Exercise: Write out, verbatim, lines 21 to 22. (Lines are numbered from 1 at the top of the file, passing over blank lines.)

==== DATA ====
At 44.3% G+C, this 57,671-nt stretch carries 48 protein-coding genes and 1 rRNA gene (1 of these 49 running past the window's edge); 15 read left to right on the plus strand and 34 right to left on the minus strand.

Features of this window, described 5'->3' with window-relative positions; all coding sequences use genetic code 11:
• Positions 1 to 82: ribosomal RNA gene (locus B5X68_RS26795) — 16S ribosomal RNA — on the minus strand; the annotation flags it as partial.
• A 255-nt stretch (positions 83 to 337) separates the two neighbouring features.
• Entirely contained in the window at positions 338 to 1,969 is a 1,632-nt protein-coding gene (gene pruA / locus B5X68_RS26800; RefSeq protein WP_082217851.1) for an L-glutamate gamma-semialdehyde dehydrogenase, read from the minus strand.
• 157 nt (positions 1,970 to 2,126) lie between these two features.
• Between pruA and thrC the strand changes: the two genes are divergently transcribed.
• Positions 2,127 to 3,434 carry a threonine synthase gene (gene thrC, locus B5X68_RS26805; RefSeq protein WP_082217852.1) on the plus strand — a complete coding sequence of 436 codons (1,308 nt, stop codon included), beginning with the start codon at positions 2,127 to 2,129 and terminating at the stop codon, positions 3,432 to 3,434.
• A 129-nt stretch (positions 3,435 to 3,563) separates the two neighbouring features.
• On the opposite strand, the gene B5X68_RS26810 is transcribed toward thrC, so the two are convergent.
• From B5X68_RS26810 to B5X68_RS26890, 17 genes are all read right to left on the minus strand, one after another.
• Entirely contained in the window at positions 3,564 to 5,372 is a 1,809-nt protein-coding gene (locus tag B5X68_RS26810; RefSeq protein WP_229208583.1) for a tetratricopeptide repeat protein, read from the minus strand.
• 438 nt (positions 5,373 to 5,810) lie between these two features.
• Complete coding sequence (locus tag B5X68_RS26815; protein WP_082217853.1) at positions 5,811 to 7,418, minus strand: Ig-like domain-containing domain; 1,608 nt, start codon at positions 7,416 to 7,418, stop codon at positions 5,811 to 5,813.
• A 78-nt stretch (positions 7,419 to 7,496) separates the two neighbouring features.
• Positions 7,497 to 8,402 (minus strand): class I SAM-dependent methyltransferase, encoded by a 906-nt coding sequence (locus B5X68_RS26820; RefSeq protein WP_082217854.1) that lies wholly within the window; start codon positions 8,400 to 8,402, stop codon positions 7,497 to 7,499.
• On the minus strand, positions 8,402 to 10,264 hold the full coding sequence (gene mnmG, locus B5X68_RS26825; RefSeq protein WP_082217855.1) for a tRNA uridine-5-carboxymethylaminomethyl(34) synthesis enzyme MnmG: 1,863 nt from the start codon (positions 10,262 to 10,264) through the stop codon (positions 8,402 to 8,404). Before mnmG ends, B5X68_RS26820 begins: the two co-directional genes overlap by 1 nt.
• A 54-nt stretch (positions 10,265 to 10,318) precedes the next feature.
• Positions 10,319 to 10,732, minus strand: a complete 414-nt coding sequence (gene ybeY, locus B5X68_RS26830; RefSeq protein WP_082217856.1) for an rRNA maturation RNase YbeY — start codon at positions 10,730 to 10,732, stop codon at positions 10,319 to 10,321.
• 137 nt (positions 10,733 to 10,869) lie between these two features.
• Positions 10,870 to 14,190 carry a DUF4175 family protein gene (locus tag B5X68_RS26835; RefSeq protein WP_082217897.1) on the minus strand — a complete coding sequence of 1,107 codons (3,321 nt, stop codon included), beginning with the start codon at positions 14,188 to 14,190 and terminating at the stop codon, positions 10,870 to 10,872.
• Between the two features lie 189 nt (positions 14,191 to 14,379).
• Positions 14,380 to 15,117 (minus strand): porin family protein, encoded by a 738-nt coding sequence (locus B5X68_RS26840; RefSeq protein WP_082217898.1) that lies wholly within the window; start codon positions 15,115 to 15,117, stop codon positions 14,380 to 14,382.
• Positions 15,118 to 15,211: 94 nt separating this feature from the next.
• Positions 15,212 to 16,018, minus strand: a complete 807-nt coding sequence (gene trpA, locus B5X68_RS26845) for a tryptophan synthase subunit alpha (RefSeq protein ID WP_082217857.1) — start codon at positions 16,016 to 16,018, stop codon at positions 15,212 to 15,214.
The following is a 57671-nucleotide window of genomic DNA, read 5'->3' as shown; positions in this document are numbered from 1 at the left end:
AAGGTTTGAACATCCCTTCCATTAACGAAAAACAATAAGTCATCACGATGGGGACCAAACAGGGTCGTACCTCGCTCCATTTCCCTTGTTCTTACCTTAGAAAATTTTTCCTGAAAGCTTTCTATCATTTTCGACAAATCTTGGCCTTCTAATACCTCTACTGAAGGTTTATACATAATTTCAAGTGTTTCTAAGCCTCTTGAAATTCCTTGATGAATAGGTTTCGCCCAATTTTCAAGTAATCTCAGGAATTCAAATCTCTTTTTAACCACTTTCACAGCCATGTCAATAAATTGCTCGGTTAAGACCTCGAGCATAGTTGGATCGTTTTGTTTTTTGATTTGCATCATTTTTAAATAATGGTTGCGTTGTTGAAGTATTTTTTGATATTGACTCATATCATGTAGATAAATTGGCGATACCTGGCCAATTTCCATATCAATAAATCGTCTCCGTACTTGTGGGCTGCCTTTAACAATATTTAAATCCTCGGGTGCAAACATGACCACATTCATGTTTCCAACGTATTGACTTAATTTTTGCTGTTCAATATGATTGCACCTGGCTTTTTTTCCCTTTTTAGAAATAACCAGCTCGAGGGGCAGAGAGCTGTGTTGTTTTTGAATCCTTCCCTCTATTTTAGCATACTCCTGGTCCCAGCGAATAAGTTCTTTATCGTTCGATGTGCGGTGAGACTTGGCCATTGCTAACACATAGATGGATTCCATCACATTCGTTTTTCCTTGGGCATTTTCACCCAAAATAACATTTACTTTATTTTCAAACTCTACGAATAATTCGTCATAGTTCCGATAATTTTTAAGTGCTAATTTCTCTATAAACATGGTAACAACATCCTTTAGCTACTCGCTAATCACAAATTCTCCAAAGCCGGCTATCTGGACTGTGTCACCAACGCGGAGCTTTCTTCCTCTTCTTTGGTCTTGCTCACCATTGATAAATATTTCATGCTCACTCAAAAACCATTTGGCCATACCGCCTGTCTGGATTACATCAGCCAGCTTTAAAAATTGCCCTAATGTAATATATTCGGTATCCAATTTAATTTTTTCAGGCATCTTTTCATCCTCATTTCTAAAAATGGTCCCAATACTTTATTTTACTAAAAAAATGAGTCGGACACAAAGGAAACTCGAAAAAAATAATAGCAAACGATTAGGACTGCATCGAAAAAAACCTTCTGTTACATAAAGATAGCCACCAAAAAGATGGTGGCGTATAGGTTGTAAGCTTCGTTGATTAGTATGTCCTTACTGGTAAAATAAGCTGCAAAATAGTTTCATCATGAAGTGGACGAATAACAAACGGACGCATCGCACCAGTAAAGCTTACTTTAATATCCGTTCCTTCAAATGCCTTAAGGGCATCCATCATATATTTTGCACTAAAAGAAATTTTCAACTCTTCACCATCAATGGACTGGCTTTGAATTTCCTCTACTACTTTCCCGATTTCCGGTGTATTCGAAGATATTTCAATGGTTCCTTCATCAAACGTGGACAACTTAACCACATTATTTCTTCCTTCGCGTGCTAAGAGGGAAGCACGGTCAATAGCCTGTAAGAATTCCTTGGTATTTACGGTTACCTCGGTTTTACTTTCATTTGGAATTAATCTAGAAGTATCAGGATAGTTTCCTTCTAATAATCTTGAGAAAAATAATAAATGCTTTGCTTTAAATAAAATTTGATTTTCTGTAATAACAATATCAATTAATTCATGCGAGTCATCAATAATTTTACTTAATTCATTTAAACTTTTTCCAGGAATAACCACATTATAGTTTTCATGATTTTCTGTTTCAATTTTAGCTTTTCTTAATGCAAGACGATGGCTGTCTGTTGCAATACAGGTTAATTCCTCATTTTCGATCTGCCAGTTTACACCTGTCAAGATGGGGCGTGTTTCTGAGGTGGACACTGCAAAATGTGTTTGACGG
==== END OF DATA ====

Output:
• Positions 10,870 to 14,190 carry a DUF4175 family protein gene (locus tag B5X68_RS26835; RefSeq protein WP_082217897.1) on the minus strand — a complete coding sequence of 1,107 codons (3,321 nt, stop codon included), beginning with the start codon at positions 14,188 to 14,190 and terminating at the stop codon, positions 10,870 to 10,872.
• Between the two features lie 189 nt (positions 14,191 to 14,379).